1 to 10 years
 
65,109

 
(37,900
)
 
27,209

Non-compete agreements and trademarks
3 years
 
300

 
(300
)
 

In-process research and development
Not applicable
 
5,100

 

 
5,100

Total intangible assets
 
 
$
327,165

 
$
(194,777
)
 
$
132,388


During the three and nine months ended September 30, 2017, the Company acquired patents related to its memory technology for an immaterial amount. During the three and nine months ended September 30, 2016, the Company did not sell any intangible assets.

Included in customer contracts and contractual relationships are favorable contracts which are acquired software and service agreements where the Company has no performance obligations. Cash received from these acquired favorable contracts reduces the favorable contract intangible asset. For the three months ended September 30, 2017 and 2016, the Company received $0.5 million and $0.6 million, respectively, related to the favorable contracts. For the nine months ended September 30, 2017 and 2016, the Company received $2.8 million and $4.7 million, respectively, related to the favorable contracts. As of September 30, 2017 and December 31, 2016, the net balance of the favorable contract intangible assets was $2.2 million and $3.6 million, respectively.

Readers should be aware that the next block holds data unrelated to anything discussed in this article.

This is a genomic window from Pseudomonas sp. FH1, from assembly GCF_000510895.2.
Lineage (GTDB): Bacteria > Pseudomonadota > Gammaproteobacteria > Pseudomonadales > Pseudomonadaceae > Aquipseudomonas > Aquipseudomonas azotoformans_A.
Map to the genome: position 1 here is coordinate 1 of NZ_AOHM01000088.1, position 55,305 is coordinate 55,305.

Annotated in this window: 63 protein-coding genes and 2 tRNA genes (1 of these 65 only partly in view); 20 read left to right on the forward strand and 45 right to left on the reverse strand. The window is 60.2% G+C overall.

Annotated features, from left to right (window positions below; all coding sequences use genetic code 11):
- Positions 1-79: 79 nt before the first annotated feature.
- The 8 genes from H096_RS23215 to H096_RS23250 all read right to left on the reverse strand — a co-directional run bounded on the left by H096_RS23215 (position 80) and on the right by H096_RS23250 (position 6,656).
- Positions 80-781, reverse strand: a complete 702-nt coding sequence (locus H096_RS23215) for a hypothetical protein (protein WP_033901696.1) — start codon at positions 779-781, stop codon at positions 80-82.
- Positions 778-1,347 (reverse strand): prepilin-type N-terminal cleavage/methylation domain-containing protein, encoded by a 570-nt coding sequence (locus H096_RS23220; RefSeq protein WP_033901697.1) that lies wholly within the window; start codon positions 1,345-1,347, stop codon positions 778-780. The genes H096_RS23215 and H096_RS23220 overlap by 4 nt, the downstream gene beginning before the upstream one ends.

14


Amortization expense for intangible assets for the three and nine months ended September 30, 2017 was $10.5 million and $31.4 million, respectively. Amortization expense for intangible assets for the three and nine months ended September 30, 2016, was $10.2 million and $26.0 million, respectively. The estimated future amortization of intangible assets as of September 30, 2017 was as follows (amounts in thousands):
Years Ending December 31:
Amount
2017 (remaining 3 months)
$
11,775

2018
29,624

2019
19,877

2020
19,133

2021
12,653

Thereafter
9,483

 
$
102,545


It is reasonably possible that the businesses could perform significantly below the Company's expectations or a deterioration of market and economic conditions could occur. This would adversely impact the Company's ability to meet its projected results, which could cause the goodwill in any of its reporting units or long-lived assets in any of its asset groups to become impaired. Significant differences between these estimates and actual cash flows could materially affect the Company's future financial results. If the Company determines that its goodwill or long-lived assets are impaired, it would be required to record a non-cash charge that could have a material adverse effect on its results of operations and financial position.